Commentary

How undermining elections became central to the GOP plan

October 28, 2021 7:00 am
Right-wing protesters gather outside the Maricopa County Elections Department on Nov. 4, 2020, demanding that all ballots for Donald Trump be counted. Inside the building, election workers were busy counting hundreds of thousands of ballots. Photo by Jerod MacDonald-Evoy | Arizona Mirror

Right-wing protesters gather outside the Maricopa County Elections Department on Nov. 4, 2020, demanding that all ballots for Donald Trump be counted. Inside the building, election workers were busy counting hundreds of thousands of ballots. Photo by Jerod MacDonald-Evoy | Arizona Mirror

Harassing election officials and working to undermine the integrity of Wisconsin elections has become a central part of Republicans’ electoral strategy. 

On Tuesday, Assembly Speaker Robin Vos told reporters that it is “possible if not likely” that his election investigator, former Supreme Court Justice Michael Gableman, will interrogate Meagan Wolfe, the beleaguered administrator of the Wisconsin Elections Commission (WEC), even before Attorney General Josh Kaul’s request to block that interview is heard by a judge.

In his press conference, Vos claimed that he has grave concerns arising from the Legislative Audit Bureau report on the 2020 election, which found no evidence of wrongdoing and which Republican state Sen. Robert Cowles (R-Allouez), who co-chairs the Legislature’s Audit Committee, summed up by saying it had proved that the 2020 election in Wisconsin was “safe and secure.” 

“Basically, WEC is being mismanaged,” Vos said, putting his own spin on the report. “And there were major problems during the course of the 2020 election.” 

Republicans seem to figure they can get away with distorting the audit bureau’s findings because most people won’t actually read the report for themselves. Specifically, Vos pointed to elections officials in Madison who “wouldn’t even turn over the basic ballots to have the Legislative Audit Bureau — totally nonpartisan, totally respected — even do their job.” But, as the LAB report itself states, the clerk in Madison who didn’t turn over those ballots was merely following guidance from the U.S. Department of Justice, which warned that she could be violating the federal Civil Rights Act if she gave up physical custody of election records. “In part as a result of this guidance from the Department of Justice, the City of Madison clerk did not allow us to physically handle election records,” the LAB report explains.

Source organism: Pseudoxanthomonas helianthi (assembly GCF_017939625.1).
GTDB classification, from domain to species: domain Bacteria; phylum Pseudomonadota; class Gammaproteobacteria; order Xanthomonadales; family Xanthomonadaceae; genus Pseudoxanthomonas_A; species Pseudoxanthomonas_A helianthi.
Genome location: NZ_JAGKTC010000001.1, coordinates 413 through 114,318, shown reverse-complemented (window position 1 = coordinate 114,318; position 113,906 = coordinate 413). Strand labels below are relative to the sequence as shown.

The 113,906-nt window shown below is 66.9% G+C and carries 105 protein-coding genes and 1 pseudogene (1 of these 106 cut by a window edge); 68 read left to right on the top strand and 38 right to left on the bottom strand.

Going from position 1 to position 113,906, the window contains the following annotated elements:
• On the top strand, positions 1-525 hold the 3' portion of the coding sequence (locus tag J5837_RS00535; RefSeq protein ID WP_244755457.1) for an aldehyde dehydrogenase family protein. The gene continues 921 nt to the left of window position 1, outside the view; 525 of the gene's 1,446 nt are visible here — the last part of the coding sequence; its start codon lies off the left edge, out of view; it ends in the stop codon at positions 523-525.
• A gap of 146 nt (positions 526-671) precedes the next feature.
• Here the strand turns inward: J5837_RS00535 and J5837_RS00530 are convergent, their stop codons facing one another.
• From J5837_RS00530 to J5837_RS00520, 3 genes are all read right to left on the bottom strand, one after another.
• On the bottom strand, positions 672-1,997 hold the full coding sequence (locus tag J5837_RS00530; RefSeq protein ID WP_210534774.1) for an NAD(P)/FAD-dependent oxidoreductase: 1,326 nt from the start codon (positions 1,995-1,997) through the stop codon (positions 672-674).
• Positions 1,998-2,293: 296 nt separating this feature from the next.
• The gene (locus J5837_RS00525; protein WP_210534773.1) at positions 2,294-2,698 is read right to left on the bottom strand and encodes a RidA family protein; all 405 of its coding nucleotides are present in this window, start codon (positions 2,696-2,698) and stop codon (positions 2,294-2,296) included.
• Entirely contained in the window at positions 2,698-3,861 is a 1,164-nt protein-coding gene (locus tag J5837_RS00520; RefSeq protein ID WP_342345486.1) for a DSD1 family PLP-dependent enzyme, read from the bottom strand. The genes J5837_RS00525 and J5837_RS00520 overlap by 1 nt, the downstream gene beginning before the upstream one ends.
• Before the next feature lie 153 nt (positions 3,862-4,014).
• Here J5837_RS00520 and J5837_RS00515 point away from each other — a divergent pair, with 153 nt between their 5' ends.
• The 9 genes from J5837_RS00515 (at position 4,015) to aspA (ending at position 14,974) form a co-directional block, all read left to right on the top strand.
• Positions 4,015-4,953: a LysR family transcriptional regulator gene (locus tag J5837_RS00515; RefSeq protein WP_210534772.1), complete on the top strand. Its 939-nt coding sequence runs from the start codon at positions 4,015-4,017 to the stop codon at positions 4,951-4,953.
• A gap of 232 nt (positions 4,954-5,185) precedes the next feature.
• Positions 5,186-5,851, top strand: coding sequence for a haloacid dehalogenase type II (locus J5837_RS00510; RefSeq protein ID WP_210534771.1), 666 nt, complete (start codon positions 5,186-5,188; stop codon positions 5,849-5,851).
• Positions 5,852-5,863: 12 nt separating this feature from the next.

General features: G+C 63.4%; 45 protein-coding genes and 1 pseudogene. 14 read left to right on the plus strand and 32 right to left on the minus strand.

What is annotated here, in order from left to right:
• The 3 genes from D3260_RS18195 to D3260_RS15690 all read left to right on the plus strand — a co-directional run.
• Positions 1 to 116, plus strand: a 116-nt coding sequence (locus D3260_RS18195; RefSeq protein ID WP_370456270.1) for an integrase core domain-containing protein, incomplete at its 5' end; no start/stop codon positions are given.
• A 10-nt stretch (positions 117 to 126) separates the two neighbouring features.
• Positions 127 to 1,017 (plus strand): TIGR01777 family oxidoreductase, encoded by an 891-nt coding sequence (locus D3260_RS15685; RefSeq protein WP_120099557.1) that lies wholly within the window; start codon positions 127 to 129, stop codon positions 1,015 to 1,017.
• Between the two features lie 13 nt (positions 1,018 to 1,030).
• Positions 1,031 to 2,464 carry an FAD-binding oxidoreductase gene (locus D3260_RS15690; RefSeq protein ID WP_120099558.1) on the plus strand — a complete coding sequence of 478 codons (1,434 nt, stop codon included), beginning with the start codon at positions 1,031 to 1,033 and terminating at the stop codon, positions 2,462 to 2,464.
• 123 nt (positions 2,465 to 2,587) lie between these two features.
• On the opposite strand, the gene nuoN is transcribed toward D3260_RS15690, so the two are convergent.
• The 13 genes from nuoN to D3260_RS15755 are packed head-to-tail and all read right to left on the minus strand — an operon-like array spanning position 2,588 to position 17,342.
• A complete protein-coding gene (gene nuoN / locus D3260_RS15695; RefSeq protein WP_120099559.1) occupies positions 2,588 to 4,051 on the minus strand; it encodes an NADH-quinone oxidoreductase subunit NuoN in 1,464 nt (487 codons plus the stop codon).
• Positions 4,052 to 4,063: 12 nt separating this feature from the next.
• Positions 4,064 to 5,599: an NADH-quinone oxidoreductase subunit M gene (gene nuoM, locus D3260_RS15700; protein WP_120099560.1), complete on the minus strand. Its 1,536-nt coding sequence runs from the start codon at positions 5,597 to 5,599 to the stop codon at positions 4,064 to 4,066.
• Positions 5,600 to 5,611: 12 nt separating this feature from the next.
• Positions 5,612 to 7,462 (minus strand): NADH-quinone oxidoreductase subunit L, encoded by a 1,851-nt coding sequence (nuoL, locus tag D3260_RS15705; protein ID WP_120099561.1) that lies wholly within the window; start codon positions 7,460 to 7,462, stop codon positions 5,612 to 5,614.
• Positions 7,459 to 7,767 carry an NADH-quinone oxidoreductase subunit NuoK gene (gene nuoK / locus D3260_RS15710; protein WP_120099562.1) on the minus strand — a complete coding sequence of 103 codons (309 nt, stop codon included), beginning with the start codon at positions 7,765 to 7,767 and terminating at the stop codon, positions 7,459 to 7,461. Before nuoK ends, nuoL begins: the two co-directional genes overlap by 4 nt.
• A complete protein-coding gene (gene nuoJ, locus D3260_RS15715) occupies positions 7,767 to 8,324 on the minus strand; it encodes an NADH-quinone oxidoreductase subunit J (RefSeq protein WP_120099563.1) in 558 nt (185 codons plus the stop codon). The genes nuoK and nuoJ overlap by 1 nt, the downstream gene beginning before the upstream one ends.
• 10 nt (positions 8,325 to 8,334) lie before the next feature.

Rather than run afoul of federal law, the Madison clerk offered auditors the chance to view the ballots without taking physical custody of them. The auditors didn’t take her up on that offer. 

The audit bureau report made a series of recommendations for improving election processes and training, but it also noted a high level of satisfaction with WEC training among local election clerks, and found no evidence of significant problems with voting machines nor discrepancies in the vote count.

And yet, four days after the LAB released its report, Wisconsin Senate leaders announced they were launching yet another investigation of the 2020 election, claiming, “The audit findings released on October 21st paint a grim picture of the Wisconsin Election Commission (WEC) and their careless administration of election law in Wisconsin.” 

For election workers, who managed to pull off a safe, secure election in the midst of a pandemic, then slogged through recounts while angry, anti-mask supporters of the former president breathed down their necks, the continuing GOP attacks just add insult to injury.  

Republicans, who keep launching more election investigations even as they simultaneously scramble to re-rig one of the nation’s most gerrymandered partisan voting maps, claim they are motivated by deep concerns about good government.

But here’s the thing: They are already on the record laying out their plan to undermine voter confidence in elections as part of an explicit political strategy. 

At a Nov. 21, 2019 meeting of the Republican National Lawyers Association in Wisconsin — secretly recorded and posted on YouTube by the Democratic opposition research group American Bridge — then-Senate Majority Leader Scott Fitzgerald explained how the Republicans’ move to get rid of the nonpartisan Government Accountability Board back when Scott Walker was governor has benefited the GOP. Fitzgerald gave a shout-out to Republican lawyer Eric McLeod, for his help in eliminating the GAB and replacing it with the WEC, whose members are partisan appointees, and where “we have much more control.” “There’s a lot less behind-the-scenes stuff,” Fitzgerald said of the WEC, which was designed to be plagued by gridlock with its three Republican and three Democratic appointees. “But that doesn’t mean you can take your eye off ’em — it can be very frustrating.”